Archiver > GENEALOGY-DNA > 2003-10 > 1065725242

From: "Nancy Custer" <>
Subject: RE: [DNA] Re: Viking and Anglo-Saxon Haplogroups
Date: Thu, 9 Oct 2003 11:47:22 -0700
In-Reply-To: <004401c38e7b$d099ae40$120110ac@MMACDONALD>

>We are now searching to share genetic information with Icelanders,
>Shetlanders, Norwegians, Orkneys, Manx and Norwegians who have strong
>traditions of paternal descent from specific individuals in the 9th to
11th >centuries such as Ivar the Boneless, the Orkney Jarls, Olaf the
White of >Dublin,Magnus Barelegs etc. Do you have any Shetland
participants with >such family traditions ? Mark MacDonald


There is an entry in an old Orkney history book reporting that two
illegitimate sons of Robert Stuart Earl of Orkney married two daughters
of Adreas Cursiter of Firth (in Orkney) in the mid 1500's. It is
suggested that they took the name Cursiter. My husband is a descendent
of the Curisters of Orkney. His DNA is pretty much the AMH with a
couple of unusual markers. The name Cursiter apparently has a Norse
derivation from the Norse words for cow (kyre) and pasture (setter.)
(You can imagine how thrilled my son was, at age eight, to learn that
his name was Kenny Cow Pasture!)

I haven't done much with his Cursiter DNA report yet but I did put it
online in a chart for my Dorsey DNA project to illustrate the
differences that are typical among surnames. His results will be the
numbers in the row labeled Custer (Cursiter is pronounced Custer in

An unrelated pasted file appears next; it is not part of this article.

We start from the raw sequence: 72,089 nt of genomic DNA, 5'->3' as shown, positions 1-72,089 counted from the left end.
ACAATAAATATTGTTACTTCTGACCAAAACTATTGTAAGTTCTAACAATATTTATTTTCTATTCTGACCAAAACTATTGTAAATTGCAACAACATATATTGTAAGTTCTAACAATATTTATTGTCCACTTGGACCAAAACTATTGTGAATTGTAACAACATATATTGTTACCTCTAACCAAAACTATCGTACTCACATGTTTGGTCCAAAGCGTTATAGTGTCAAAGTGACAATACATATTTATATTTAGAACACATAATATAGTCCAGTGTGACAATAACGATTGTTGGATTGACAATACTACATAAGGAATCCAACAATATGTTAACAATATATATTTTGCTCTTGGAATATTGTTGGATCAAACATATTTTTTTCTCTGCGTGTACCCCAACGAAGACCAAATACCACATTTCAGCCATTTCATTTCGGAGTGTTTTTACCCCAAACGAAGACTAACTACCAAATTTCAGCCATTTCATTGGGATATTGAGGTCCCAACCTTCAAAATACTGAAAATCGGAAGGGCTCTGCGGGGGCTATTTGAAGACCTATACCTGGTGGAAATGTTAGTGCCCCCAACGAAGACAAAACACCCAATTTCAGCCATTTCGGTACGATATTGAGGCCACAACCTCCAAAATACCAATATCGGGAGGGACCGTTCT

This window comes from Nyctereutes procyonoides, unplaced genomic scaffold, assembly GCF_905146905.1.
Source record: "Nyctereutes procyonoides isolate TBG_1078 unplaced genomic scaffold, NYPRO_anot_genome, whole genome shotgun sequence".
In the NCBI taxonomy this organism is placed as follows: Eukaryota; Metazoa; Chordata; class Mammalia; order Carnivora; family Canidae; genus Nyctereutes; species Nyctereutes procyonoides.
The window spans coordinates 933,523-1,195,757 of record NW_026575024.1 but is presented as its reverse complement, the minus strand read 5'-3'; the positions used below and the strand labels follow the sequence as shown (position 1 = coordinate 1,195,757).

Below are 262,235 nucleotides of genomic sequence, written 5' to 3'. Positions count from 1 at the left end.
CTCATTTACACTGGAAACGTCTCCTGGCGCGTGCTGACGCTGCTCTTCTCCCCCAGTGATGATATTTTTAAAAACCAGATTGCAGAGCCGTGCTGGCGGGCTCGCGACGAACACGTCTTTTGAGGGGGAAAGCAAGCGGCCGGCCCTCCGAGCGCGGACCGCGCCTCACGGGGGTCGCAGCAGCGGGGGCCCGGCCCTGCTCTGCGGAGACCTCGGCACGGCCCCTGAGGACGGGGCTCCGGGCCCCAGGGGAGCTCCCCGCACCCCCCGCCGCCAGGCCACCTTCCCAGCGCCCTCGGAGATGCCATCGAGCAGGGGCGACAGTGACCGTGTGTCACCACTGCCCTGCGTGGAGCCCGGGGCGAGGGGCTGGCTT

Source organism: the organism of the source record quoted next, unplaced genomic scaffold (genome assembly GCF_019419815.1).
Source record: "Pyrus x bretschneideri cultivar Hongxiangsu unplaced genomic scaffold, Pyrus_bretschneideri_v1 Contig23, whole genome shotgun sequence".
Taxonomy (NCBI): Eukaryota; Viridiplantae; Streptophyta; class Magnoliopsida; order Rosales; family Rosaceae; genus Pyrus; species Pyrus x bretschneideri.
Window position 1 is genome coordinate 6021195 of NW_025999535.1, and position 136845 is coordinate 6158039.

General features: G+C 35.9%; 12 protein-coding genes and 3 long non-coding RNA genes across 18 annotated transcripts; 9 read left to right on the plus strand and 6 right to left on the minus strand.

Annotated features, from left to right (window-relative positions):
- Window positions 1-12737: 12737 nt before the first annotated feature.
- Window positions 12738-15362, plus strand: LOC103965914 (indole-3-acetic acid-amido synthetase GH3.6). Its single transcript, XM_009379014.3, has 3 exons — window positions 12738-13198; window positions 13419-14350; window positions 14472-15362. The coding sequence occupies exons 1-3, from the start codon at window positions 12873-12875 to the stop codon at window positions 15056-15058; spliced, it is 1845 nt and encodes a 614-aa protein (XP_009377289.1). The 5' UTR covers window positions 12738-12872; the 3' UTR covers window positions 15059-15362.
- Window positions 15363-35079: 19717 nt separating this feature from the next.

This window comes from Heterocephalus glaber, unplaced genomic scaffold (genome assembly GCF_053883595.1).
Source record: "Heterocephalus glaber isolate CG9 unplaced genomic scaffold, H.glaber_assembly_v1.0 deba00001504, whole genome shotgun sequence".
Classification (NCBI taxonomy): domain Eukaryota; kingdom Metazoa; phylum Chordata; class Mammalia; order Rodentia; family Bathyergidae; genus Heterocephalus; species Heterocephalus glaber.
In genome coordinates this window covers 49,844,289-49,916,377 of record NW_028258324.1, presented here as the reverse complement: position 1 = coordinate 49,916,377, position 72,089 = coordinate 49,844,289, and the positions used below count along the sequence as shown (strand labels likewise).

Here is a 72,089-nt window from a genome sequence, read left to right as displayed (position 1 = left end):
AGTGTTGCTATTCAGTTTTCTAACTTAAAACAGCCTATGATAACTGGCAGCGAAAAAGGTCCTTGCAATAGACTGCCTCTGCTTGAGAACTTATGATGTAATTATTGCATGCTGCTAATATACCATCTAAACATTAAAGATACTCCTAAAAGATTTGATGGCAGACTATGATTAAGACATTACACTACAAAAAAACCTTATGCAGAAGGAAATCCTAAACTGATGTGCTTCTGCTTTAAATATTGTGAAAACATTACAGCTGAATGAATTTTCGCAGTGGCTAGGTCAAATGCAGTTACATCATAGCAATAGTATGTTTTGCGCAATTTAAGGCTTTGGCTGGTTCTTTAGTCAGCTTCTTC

Orkney so Walt's grandfather, apparently a thrifty man, dropped the
extra letters when he immigrated to the US.)

He sort of matches some of the Stewart results I have seen, but Jim
Wilson tells me that there would never have been enough time for as many
mutations as it would have to get from them to him. I personally wonder
if there could have been a one time chunk loss at DYS 385b that is the
main source of his differences from the Stewarts and the AMH. From what
I know of the mechanism of slippage mutation I think large chunks of
several repeats could be lost occasionally though there is no data to
support that. I suppose with enough time and data, we might know

I doubt if you will find any match for him in your group because of the
unusual DYS 385 combo (both 11's) along with a somewhat unusual DYS 390
(25) and his continuing lack of variety for the 464 quartet (all 16's)
and the DYS 459 duo (both 9's) According to Jim Wilson, he matches
another Orkney Cursiter, whose family is also from the island of Sanday,
on all eight markers used for his study so he is at least representative
of the Cursiters from the island of Sanday. Since the name is derived
from a place name it would not be surprising if there were multiple
origins--even in Orkney. One of these days, we plan to round up some
other Cursiters from the Mainland to see if they are all of the same


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